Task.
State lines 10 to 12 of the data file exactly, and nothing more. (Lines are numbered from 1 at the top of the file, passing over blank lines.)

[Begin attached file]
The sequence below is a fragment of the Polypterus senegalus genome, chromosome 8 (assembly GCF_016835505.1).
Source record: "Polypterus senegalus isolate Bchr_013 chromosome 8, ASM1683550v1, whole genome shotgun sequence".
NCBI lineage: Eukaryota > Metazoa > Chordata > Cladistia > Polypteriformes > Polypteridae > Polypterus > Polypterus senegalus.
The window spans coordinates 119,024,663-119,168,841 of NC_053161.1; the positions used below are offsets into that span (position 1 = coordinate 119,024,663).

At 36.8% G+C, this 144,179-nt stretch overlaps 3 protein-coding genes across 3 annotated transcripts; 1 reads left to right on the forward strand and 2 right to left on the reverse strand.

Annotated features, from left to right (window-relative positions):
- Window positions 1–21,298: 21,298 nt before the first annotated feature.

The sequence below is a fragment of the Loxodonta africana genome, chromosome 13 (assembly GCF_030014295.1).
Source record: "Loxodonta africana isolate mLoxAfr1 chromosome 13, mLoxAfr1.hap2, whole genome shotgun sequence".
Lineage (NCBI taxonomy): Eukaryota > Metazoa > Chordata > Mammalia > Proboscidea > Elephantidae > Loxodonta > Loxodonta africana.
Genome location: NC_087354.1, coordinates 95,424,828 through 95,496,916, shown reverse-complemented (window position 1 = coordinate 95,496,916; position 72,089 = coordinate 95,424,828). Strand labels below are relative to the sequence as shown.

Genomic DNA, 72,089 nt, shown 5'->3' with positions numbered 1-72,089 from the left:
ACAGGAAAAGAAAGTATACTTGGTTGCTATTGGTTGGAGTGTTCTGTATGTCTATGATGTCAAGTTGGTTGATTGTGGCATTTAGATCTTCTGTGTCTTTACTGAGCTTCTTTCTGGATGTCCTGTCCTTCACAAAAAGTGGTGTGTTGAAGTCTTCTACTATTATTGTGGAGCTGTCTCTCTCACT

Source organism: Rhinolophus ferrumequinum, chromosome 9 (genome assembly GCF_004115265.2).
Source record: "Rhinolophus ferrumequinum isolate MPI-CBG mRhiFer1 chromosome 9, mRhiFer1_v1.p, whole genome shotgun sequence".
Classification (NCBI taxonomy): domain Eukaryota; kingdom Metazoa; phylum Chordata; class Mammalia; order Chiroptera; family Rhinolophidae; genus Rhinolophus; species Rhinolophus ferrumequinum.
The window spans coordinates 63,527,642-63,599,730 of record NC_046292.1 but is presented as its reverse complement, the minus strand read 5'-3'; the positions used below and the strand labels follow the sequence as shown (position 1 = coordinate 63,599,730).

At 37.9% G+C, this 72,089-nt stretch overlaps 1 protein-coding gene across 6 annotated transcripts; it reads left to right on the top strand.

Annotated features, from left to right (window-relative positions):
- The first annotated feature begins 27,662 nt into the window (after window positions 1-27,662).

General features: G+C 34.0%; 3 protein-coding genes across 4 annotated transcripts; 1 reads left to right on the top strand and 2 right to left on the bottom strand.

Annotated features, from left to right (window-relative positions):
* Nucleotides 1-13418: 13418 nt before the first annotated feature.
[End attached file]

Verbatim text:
Lineage (NCBI taxonomy): Eukaryota > Metazoa > Chordata > Mammalia > Proboscidea > Elephantidae > Loxodonta > Loxodonta africana.
Genome location: NC_087354.1, coordinates 95,424,828 through 95,496,916, shown reverse-complemented (window position 1 = coordinate 95,496,916; position 72,089 = coordinate 95,424,828). Strand labels below are relative to the sequence as shown.

Genomic DNA, 72,089 nt, shown 5'->3' with positions numbered 1-72,089 from the left: